What is a Nurse Care Specialist?

As you contemplate the next step in your nursing career, you may be thinking about becoming a nurse care specialist. A specialist nurse is really any Registered Nurse (RN) who helps to take care of a specific patient population. That could cover a wide range of nursing roles and positions. Within the United States, you most commonly see the word “specialist” used in the title Clinical Nurse Specialist (CNS). If you look up the phrase “nurse care specialist,” most of the information you will find will be related to the work of the CNS.

Advanced Practice Nursing

A clinical nurse specialist is an Advanced Practice Registered Nurse (APRN). There are four types of APRNs. The other three types are nurse practitioners, nurse anesthetists, and certified nurse midwives. All four of these advanced practice nursing roles are specialist roles. In order to become this kind of specialist, a nurse must first become a Registered nurse (RN) through getting a degree and then taking the national licensing exam. Although one can become an RN with a two year degree, if you know you are going on for an advanced practice degree, you will need a four year degree, the Bachelor of Nursing (BSN). The BSN and RN, combined with a certain number of hours of clinical work, will enable you to get into a graduate program and specialize in an advanced area of nursing.

Roles and Importance of the CNS

Most clinical nurses specialists have a master’s degree and some even have a doctorate. A CNS provides specific kinds of expert clinical care to various types of patients. Sometimes a CNS specializes in a particular population or in a particular kind of disease. For example, a CNA may be trained to work with elderly people (geriatrics) or with patients who have cancer (oncology). At other times, their specialty training may be focused on a particular health care setting, such as an emergency department or intensive care unit. They may also be trained with a specific kind of care in mind, such as rehabilitative care. The different types of focus are almost endless.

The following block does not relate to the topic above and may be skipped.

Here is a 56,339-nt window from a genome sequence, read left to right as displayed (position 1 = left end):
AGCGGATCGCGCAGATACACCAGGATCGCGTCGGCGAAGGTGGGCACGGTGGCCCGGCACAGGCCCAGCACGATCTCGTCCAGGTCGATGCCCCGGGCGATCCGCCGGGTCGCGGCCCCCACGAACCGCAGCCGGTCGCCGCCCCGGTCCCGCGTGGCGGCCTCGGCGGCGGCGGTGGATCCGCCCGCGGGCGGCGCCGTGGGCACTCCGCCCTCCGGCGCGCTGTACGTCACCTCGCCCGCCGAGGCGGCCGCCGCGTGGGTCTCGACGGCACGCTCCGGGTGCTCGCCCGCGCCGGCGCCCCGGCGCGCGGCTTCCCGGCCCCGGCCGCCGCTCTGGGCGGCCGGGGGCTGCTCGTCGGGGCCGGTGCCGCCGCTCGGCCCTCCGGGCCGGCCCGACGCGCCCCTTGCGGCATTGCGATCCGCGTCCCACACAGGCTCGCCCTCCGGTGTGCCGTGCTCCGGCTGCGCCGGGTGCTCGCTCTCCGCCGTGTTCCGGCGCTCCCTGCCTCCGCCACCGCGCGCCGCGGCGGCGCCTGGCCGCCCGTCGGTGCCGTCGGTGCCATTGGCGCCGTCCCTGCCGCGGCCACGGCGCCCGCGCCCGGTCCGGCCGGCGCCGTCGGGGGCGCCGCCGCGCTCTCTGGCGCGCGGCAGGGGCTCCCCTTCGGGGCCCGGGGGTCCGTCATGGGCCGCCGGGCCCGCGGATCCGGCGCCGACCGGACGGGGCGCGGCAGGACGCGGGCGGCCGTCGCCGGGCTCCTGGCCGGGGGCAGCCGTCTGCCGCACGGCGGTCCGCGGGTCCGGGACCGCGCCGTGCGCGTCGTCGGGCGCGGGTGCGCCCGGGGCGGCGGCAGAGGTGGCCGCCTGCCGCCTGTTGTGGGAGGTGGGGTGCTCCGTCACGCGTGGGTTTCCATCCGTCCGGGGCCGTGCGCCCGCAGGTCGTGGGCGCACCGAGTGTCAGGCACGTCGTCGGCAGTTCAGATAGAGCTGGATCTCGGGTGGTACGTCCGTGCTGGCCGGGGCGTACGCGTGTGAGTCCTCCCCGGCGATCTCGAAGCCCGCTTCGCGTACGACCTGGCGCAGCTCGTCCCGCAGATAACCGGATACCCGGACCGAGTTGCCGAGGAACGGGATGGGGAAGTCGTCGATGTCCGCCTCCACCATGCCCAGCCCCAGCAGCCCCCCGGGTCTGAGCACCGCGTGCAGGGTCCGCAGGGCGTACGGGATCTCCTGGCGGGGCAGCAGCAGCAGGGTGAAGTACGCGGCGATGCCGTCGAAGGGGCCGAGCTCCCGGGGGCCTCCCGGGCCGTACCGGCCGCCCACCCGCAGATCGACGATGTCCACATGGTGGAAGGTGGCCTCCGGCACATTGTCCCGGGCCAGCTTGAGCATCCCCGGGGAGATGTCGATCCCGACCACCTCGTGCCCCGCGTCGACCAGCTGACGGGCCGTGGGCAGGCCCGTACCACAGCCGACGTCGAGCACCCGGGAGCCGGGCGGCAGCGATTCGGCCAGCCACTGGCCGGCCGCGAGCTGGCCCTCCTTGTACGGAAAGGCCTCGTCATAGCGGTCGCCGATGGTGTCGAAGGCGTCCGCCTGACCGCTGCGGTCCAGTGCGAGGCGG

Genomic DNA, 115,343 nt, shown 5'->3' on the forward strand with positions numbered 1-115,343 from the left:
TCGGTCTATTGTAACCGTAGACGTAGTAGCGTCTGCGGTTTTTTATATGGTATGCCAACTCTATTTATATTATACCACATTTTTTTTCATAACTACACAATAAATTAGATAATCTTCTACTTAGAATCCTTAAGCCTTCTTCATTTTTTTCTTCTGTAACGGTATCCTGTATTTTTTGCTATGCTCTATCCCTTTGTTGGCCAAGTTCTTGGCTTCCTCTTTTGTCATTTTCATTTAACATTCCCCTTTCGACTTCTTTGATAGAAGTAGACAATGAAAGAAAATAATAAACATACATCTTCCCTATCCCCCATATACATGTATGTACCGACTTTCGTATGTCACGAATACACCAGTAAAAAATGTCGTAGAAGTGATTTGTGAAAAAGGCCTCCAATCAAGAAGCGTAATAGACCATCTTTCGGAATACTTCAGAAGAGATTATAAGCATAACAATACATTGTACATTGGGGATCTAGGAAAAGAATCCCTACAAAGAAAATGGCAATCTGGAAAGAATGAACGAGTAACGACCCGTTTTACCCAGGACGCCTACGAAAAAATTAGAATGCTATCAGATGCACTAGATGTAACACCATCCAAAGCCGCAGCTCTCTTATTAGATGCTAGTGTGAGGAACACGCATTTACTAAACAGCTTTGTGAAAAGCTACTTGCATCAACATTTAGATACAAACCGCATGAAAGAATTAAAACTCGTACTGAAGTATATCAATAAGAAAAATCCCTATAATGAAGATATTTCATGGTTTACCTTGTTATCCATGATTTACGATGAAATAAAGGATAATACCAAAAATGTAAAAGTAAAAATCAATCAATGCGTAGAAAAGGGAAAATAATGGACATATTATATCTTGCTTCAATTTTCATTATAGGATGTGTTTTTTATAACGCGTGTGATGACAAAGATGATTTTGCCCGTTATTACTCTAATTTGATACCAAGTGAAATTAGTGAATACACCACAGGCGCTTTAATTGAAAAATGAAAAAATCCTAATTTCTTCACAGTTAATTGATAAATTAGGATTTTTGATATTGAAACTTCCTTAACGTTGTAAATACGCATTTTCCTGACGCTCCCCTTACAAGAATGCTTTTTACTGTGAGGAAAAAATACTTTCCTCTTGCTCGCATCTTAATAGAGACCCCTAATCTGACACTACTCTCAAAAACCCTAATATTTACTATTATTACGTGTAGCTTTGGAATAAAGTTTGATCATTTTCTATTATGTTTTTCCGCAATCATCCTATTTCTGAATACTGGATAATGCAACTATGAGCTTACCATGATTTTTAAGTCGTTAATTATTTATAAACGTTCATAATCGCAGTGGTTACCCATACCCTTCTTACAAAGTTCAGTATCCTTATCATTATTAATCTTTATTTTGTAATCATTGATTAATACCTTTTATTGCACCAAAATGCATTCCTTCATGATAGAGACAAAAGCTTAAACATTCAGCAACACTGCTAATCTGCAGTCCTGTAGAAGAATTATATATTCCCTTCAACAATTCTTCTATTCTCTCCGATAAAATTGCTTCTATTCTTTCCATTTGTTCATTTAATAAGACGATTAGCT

According to the National Association of Clinical Nurse Specialists (NACNS) about 69,000 nurses in the U.S. are currently qualified to work as a CNS. Some of those nurses are also qualified to work as nurse practitioners. Nursing specialists play an important role in healthcare delivery since their expertise and skill helps cut down on how long patients need to stay in the hospital, how often they need to visit emergency departments, and other issues that help to reduce the overall costs of healthcare while also improving the experience of patients in and out of the hospital.

Related Resource: Become a Nurse Manager

Becoming a nursing specialist of any sort takes a good deal of time and effort, but it provides you with the opportunity to truly help patients and to advance your nursing career in important, long-term ways. If you think you might want to become a nurse care specialist, it will be important to think through goals for your education and to consider the type of population and setting in which you hope to make a difference.